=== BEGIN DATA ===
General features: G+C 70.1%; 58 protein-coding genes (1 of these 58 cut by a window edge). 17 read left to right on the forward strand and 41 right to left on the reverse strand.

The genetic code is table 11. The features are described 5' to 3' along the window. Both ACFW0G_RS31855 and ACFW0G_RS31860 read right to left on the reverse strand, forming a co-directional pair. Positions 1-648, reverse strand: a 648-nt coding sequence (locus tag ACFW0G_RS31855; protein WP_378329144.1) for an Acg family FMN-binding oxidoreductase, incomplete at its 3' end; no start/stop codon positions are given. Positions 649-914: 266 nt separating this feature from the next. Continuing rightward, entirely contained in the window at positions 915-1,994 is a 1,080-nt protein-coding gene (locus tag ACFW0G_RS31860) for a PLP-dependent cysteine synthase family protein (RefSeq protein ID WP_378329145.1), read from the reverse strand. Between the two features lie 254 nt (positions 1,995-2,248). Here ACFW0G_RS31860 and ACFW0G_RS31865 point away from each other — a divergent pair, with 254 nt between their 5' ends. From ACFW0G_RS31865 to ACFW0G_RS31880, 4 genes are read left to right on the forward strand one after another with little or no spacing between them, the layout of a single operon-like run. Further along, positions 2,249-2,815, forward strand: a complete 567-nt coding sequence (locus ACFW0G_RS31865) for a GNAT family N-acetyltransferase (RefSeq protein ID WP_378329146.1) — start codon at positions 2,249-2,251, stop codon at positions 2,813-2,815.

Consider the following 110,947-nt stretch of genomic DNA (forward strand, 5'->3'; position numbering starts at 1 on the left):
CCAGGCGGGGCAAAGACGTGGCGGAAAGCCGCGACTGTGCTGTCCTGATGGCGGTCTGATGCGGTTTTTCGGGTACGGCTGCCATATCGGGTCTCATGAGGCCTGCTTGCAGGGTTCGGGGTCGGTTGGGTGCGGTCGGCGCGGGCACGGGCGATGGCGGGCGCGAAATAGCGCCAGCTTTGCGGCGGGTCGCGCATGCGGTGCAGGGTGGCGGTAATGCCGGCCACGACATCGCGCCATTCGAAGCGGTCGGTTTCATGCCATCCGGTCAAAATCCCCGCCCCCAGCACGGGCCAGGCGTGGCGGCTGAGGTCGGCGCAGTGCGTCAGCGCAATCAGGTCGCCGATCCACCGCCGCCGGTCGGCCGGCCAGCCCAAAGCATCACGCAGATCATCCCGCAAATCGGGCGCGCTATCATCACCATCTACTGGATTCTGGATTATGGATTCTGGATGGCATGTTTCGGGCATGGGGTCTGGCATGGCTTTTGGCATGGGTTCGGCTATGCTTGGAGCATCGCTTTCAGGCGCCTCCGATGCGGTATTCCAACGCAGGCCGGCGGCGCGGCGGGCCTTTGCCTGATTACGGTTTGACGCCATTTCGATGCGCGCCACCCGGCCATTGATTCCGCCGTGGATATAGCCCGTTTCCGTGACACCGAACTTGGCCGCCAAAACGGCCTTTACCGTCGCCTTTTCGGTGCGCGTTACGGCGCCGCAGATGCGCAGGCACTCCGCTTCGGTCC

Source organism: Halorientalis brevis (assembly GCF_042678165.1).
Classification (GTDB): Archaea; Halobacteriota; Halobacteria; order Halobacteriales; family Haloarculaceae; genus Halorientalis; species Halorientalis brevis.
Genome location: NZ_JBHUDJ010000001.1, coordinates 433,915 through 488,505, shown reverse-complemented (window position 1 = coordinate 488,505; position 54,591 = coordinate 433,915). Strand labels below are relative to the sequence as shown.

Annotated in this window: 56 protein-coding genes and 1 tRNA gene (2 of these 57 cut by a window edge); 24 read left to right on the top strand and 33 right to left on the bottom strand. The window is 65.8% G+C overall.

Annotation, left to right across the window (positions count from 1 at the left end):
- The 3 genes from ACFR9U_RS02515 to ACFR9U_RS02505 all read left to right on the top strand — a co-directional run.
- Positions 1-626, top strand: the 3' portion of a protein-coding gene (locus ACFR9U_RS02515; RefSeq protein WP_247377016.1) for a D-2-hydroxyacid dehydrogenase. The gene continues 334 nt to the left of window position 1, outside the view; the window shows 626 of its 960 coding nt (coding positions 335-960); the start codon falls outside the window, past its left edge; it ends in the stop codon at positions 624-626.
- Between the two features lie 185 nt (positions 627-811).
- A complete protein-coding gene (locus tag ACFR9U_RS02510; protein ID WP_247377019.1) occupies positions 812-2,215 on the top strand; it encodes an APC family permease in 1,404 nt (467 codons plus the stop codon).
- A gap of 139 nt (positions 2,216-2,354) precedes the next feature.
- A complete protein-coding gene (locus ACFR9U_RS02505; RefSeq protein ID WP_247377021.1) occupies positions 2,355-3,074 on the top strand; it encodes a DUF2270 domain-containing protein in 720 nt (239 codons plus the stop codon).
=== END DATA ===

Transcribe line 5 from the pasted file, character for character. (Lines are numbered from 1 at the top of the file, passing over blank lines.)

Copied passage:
Source organism: Halorientalis brevis (assembly GCF_042678165.1).